Friday, March 9, 2012

If I am to Die in an Intersection, I Don't Want Alameda Involved

Yesterday, while riding my bicycle to work, I was nearly struck by cars in two adjacent intersections, which means I had two chances to die in front of the Denny's on Santa Fe and Alameda. I imagine many people have died in front of that particular Denny's, which is located--if you've never been there--in the part of Denver that is just beyond Thunderdome. There are complaints to be made about these irresponsible drivers who are simultaneously on Facebook, lighting cigarettes, and preparing Powerpoint presentations for the big meeting, but I won't make those complaints here. They've been made and made again by those better equipped than I to make them.

What I want to talk about instead is this weird impulse I have. It's one of the worst impulses a cyclist could have, and I've heard other cyclists mention it, too. There is often a moment that comes right before a traffic incident in which the cyclist sees the oncoming car and without slowing down thinks, 'Uh, he obviously sees me, here in my red jacket, covered head to toe in dorky reflective paraphernalia.' And yet the car advances, the driver involved with their Twitter account or the crack they're smoking or whatever. This kind of thing--a cyclist's knee-jerk tendency to expect motorists to be responsible and drive with care--gets riders into a lot of trouble, but this is also not what I want to talk about.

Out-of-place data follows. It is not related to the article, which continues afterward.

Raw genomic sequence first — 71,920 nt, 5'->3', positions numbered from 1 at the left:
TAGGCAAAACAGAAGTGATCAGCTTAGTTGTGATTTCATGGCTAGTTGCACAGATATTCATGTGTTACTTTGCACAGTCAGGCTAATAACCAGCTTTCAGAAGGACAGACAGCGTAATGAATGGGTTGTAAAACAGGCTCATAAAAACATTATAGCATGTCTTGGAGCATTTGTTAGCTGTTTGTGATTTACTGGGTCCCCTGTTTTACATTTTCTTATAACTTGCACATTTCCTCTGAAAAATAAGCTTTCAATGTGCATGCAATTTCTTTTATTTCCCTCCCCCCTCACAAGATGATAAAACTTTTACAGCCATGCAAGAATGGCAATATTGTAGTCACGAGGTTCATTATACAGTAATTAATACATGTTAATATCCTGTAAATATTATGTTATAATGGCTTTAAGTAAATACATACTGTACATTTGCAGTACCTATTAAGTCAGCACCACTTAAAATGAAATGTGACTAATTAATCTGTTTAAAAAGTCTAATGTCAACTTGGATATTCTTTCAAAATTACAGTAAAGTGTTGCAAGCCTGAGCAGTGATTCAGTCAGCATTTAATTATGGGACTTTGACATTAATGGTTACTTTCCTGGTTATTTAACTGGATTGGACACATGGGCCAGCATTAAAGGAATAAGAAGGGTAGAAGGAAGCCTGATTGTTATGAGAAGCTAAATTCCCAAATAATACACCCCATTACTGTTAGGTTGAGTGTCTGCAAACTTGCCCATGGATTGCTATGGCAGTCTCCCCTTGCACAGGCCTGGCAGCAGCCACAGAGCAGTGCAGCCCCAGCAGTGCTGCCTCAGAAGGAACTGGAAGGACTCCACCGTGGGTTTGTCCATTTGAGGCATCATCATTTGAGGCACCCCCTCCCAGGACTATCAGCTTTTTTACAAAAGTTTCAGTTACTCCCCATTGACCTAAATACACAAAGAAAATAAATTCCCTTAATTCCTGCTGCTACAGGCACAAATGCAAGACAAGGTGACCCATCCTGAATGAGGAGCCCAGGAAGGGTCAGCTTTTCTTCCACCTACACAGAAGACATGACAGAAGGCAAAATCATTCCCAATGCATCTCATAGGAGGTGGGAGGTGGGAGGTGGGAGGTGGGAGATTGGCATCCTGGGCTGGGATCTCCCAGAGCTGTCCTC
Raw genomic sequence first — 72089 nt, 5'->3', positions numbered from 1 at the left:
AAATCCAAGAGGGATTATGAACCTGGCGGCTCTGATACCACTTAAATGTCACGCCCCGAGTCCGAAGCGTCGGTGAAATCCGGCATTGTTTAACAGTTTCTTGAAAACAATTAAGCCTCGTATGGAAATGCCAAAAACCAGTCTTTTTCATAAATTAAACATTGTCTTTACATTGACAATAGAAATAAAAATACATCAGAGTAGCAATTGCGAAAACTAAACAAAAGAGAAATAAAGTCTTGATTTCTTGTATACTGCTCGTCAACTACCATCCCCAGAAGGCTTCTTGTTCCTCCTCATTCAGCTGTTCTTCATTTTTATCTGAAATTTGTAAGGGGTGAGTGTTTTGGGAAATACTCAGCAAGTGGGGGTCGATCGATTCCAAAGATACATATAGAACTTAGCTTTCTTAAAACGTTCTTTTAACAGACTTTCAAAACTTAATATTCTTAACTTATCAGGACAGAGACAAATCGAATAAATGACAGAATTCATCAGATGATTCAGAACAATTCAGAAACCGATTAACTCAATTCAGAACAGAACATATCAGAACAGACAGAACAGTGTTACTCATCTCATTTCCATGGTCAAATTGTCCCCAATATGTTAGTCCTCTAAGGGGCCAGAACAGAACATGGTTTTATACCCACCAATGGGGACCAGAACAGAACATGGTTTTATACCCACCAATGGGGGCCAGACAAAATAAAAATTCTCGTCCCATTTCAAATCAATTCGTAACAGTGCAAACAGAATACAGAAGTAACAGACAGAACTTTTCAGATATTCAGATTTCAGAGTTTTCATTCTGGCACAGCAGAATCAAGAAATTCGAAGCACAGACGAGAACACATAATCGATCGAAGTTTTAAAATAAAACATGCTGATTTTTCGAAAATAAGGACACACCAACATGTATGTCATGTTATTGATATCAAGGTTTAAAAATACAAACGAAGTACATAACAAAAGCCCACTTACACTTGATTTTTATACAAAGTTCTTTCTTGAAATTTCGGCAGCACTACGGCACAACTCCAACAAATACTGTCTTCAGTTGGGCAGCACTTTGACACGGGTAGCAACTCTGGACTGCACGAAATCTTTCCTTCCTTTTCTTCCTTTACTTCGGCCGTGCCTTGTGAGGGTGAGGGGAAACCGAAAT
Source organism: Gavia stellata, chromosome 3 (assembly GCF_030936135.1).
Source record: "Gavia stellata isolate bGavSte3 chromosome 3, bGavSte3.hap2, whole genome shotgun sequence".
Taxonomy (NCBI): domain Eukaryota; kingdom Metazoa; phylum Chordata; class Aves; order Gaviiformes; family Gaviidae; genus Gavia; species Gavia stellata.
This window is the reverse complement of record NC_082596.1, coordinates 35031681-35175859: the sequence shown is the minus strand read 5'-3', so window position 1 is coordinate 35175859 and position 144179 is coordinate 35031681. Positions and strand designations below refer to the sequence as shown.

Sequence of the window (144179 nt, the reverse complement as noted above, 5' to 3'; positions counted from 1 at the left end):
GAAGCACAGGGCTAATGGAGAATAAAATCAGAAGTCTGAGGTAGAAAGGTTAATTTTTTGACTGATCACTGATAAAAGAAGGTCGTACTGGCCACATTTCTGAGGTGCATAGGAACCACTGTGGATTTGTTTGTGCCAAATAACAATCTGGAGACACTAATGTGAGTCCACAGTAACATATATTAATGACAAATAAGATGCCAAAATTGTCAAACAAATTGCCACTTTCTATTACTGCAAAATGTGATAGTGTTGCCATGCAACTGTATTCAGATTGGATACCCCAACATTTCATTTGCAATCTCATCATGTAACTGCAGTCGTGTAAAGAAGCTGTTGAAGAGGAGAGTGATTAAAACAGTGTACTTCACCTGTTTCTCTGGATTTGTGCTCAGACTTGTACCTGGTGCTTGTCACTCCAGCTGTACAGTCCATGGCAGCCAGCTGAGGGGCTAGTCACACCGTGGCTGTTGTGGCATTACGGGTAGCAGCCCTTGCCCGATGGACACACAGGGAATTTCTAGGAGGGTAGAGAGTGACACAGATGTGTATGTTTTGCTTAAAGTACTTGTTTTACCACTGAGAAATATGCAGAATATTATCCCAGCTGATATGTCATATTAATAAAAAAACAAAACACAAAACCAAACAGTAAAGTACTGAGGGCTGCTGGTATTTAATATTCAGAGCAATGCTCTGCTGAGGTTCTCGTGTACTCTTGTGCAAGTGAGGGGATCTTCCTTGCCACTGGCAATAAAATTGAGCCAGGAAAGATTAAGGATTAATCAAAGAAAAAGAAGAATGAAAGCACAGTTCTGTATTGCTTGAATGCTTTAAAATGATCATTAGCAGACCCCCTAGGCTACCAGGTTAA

The weird impulse I'm talking about occurred (twice within a minute) when I saw the driver of the oncoming car on the phone, oblivious to the red light, and I rode into the intersection anyway. Perhaps this is what the body does when there is a Denny's in the vicinity; it through any means necessary will ensure it is not made to go inside and eat there.

I didn't decide to ride out in front of these cars. It was involuntary. A small part of me wanted the motorists to wait their turn and was willing to force the issue, and that part didn't mind putting in jeopardy all the other parts of me that preferred survival to making a point. 95% of me was being treated unfairly here by the same 5% that might shoot someone over a Pepsi when the zombie apocalypse occurs. Let's hope it's not delusional for me to estimate the size of that part of me at 5%.

Last evening I watched How to Die in Oregon, which is about the Death with Dignity Act. Touchy subject aside, the film forces the inevitability of death upon the viewer, who may have preferred the notion he began the movie with--that if the ice underfoot is cold then it's thick. When that viewer can see his own death as inevitable, it might lead him to see most of what he does day in and out as petty and vain, or at best futile. Also, should that viewer happen to have a particular impulse for riding in front of oncoming (albeit law-breaking, traffic) he might begin to wonder if he respects his own existence.

As unprepared as I am to address the tough questions raised by the Death with Dignity Act, I'm less prepared to confront the tough questions surrounding a life with dignity, but suddenly this seems as imperative as it seems impossible. Answers to such questions, however, tend to be the nasty kind of bologna with pimentos in it, so for now I will ride my bike, which is neither petty nor vain, and at least it will keep me from watching films that stimulate reflection.

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